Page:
Our discussion today centers around a 2017 Journal of the Australian Petroleum Production & Exploration Association (APPEA) paper, Golden safety rules: are they keeping us safe? by Samantha J. Fraser and Daryl Colgan. Although the paper was published in a trade journal and not an academic one, the research is solid, even though they could have made it semi-structured and somewhat open-ended to find out even more from the interviewees.
We will discuss the pros and cons of “Golden Safety Rules” and a punitive safety culture vs. a critical risk management approach, and analyze the limitations of the methods used in this research.
The paper’s abstract introduction reads:
Golden safety rules (GSR) have been in existence for decades across multiple industry sectors – championed by oil and gas – and there is a belief that they have been effective in keeping workers safe. As safety programs advance in the oil and gas sector, can we be sure that GSR have a continued role? ERM surveyed companies across mining, power, rail, construction, manufacturing, chemicals and oil and gas, to examine the latest thinking about GSR challenges and successes. As we embarked on the survey, the level of interest was palpable; from power to mining it was apparent that companies were in the process of reviewing and overhauling their use of GSR. The paper will present key insights from the survey around the questions we postulated. Are GSR associated with a punitive safety culture, and have they outlived their usefulness as company safety cultures mature? Is the role of GSR being displaced as critical control management reaches new pinnacles? Do we comply with our GSR, and how do we know? Do our GSR continue to address the major hazards that our personnel are most at risk from? How do we apply our GSR with contractors, and to what extent do our contractors benefit from that? The paper concludes with some observations of how developments outside of the oil and gas sector provide meaningful considerations for the content and application of GSR for oil and gas companies.
- There isn’t a lot of good research out there on Golden Rules
- Most of the research is statistics on accidents or incidents
- Most Golden Rules are conceived without frontline or worker input
- Golden Rules are viewed as either guidelines for actions, or a resource for actions
- Some scenarios where workers should not/could not follow absolute rules– David’s example of the seatbelt story in the AU outback
- If rules cannot be followed, the work should be redesigned
- Discussion of the paper from the APPEA Trade Journal
- Answering seven questions:
- Are life-saving rules associated with punitive safety cultures?
- Have life-saving rules outlived their usefulness?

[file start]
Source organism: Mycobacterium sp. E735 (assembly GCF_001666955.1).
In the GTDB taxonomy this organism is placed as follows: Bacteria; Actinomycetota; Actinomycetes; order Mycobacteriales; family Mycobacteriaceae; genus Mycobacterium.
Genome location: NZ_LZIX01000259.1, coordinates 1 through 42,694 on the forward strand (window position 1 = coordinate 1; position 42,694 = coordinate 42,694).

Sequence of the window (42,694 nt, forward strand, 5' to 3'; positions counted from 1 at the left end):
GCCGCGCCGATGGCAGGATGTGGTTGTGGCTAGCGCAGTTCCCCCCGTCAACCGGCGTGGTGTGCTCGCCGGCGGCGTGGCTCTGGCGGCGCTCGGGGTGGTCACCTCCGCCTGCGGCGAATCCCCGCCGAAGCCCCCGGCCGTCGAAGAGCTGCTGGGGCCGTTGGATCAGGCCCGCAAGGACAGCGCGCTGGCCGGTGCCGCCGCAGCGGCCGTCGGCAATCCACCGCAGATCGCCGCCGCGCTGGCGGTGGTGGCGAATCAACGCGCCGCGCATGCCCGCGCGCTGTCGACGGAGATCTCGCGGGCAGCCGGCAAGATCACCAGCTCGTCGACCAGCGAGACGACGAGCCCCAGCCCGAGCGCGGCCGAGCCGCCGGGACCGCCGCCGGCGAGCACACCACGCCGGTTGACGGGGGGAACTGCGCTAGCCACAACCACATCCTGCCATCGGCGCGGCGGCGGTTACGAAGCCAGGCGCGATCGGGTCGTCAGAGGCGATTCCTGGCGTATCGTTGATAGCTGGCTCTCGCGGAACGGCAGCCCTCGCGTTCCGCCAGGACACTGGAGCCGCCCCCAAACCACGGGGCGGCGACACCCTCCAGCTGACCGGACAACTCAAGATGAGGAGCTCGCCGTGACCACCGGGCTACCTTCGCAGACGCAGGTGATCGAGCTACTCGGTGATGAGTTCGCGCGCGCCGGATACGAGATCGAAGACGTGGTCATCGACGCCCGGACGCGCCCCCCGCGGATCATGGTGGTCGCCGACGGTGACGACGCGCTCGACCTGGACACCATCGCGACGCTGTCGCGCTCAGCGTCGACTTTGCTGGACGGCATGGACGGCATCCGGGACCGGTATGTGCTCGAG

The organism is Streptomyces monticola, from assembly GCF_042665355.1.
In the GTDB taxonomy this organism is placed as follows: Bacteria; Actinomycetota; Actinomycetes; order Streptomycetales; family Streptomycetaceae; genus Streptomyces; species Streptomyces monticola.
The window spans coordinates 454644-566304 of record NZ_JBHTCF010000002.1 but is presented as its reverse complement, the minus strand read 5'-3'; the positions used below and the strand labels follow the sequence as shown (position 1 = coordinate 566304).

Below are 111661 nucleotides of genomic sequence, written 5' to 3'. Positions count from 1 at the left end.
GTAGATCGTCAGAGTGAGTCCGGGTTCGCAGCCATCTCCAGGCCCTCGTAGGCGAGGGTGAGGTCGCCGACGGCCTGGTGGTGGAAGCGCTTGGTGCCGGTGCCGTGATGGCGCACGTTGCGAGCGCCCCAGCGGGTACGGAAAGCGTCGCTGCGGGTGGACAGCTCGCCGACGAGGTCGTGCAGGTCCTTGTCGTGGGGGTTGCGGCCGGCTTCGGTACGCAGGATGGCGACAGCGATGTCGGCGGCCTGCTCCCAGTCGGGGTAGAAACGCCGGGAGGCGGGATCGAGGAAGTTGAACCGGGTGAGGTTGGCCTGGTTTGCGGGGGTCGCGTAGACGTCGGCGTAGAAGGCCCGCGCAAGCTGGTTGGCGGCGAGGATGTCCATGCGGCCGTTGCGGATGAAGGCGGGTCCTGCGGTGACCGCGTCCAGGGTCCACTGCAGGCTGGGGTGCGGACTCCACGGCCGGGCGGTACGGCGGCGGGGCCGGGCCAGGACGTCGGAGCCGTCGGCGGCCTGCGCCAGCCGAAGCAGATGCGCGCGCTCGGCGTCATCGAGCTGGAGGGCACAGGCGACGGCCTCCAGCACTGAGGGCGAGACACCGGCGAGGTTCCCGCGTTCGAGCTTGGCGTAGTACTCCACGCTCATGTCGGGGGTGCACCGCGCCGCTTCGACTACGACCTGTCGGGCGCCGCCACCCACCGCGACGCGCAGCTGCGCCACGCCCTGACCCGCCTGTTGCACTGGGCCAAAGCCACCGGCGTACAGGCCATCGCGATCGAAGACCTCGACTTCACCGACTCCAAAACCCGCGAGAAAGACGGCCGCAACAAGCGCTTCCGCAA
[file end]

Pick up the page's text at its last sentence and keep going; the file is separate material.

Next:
- Has the role of life-saving rules been replaced by more mature risk management programs?
- Do we actually comply with life-saving rules?
- How do we know there is compliance with life-saving rules?
- Do life-saving rules continue to address major hazards?
- How do we apply life-saving rules to our contractors?
- There were 15 companies involved in the research and a one hour interview with a management team member for each company
- Our conclusions for each of the questions asked
- Key takeaways –
- If we’ve got rules that define key roles, they may continue to be relevant
- There are a lot of factors that influence the effectiveness of the rules program
- It’s difficult, if not impossible, to divorce a life-saving rule program from the development of a punitive safety culture
- Critical control management needs to be developed in partnership with your workforce
- So the answer to this episode’s question is – this paper cannot answer it
- Send us your suggestions for future episodes, we are actively looking!
“People tend to think of rules as constraining. They’re like laws that you stick within that you don’t step outside of.” Dr. Drew
“Often the type of things that are published in trade associations are much closer to the real-world concerns of people at work, and a lot of people working for consultancies are very academically-minded.” – Dr. Drew
“One way to get a name in safety is to be good at safety, another way to get a name in safety is to tell everyone how good you are at safety.” Dr. Drew
“They’re not just talking to people who love Golden Rules [in this paper]. We’ve got some companies that never even wanted them, some companies that tried them and don’t like them, some companies that love them. So that’s a fantastic sample when it comes to, ‘do we have a diverse range of opinions.’” – Dr. Drew
“In many organizations that have done life-saving rules, they saw this critical risk management framework as an evolution, an improvement, in what they’re doing.” Dr. David
“I think that’s the danger of trying to make things too simple is it becomes either too generic or too vague, or just not applicable to so many circumstances.” Dr. Drew
Link to the Golden Safety Rules Paper by Fraser and Colgan
The Safety of Work on LinkedIn